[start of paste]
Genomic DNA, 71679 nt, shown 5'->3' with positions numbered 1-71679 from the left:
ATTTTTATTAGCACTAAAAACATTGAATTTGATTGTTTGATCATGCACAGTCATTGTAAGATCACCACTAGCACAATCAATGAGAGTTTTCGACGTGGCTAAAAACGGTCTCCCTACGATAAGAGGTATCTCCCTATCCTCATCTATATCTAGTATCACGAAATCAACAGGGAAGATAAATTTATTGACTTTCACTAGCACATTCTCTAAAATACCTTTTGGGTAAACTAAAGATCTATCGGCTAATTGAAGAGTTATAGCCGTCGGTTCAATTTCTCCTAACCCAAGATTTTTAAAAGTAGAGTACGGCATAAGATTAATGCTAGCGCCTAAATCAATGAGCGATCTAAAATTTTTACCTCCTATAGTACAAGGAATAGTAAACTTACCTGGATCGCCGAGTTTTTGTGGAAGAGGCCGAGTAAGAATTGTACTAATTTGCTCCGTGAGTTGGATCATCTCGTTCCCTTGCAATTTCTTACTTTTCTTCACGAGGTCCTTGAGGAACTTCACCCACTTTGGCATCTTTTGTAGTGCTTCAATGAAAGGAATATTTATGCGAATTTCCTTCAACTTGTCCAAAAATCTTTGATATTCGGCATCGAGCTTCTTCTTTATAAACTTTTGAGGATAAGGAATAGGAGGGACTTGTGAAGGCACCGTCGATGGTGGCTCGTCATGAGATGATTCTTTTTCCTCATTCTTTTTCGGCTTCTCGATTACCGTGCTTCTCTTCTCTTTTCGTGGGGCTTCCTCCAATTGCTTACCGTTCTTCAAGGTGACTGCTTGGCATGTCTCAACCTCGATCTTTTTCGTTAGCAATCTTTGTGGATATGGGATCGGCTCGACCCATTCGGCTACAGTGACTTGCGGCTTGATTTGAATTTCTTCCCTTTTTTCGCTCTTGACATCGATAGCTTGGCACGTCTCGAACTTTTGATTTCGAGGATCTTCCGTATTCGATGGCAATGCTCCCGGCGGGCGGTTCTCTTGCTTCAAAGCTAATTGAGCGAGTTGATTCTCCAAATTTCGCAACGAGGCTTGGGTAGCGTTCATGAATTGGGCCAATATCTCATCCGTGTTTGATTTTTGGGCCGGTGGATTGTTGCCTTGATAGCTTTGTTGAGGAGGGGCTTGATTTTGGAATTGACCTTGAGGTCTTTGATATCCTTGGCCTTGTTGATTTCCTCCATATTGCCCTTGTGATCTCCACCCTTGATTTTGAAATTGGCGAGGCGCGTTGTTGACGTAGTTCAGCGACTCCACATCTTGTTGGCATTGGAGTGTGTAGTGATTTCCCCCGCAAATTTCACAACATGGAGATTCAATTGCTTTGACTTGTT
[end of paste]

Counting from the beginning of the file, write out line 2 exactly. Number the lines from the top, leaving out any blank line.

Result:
ATTTTTATTAGCACTAAAAACATTGAATTTGATTGTTTGATCATGCACAGTCATTGTAAGATCACCACTAGCACAATCAATGAGAGTTTTCGACGTGGCTAAAAACGGTCTCCCTACGATAAGAGGTATCTCCCTATCCTCATCTATATCTAGTATCACGAAATCAACAGGGAAGATAAATTTATTGACTTTCACTAGCACATTCTCTAAAATACCTTTTGGGTAAACTAAAGATCTATCGGCTAATTGAAGAGTTATAGCCGTCGGTTCAATTTCTCCTAACCCAAGATTTTTAAAAGTAGAGTACGGCATAAGATTAATGCTAGCGCCTAAATCAATGAGCGATCTAAAATTTTTACCTCCTATAGTACAAGGAATAGTAAACTTACCTGGATCGCCGAGTTTTTGTGGAAGAGGCCGAGTAAGAATTGTACTAATTTGCTCCGTGAGTTGGATCATCTCGTTCCCTTGCAATTTCTTACTTTTCTTCACGAGGTCCTTGAGGAACTTCACCCACTTTGGCATCTTTTGTAGTGCTTCAATGAAAGGAATATTTATGCGAATTTCCTTCAACTTGTCCAAAAATCTTTGATATTCGGCATCGAGCTTCTTCTTTATAAACTTTTGAGGATAAGGAATAGGAGGGACTTGTGAAGGCACCGTCGATGGTGGCTCGTCATGAGATGATTCTTTTTCCTCATTCTTTTTCGGCTTCTCGATTACCGTGCTTCTCTTCTCTTTTCGTGGGGCTTCCTCCAATTGCTTACCGTTCTTCAAGGTGACTGCTTGGCATGTCTCAACCTCGATCTTTTTCGTTAGCAATCTTTGTGGATATGGGATCGGCTCGACCCATTCGGCTACAGTGACTTGCGGCTTGATTTGAATTTCTTCCCTTTTTTCGCTCTTGACATCGATAGCTTGGCACGTCTCGAACTTTTGATTTCGAGGATCTTCCGTATTCGATGGCAATGCTCCCGGCGGGCGGTTCTCTTGCTTCAAAGCTAATTGAGCGAGTTGATTCTCCAAATTTCGCAACGAGGCTTGGGTAGCGTTCATGAATTGGGCCAATATCTCATCCGTGTTTGATTTTTGGGCCGGTGGATTGTTGCCTTGATAGCTTTGTTGAGGAGGGGCTTGATTTTGGAATTGACCTTGAGGTCTTTGATATCCTTGGCCTTGTTGATTTCCTCCATATTGCCCTTGTGATCTCCACCCTTGATTTTGAAATTGGCGAGGCGCGTTGTTGACGTAGTTCAGCGACTCCACATCTTGTTGGCATTGGAGTGTGTAGTGATTTCCCCCGCAAATTTCACAACATGGAGATTCAATTGCTTTGACTTGTT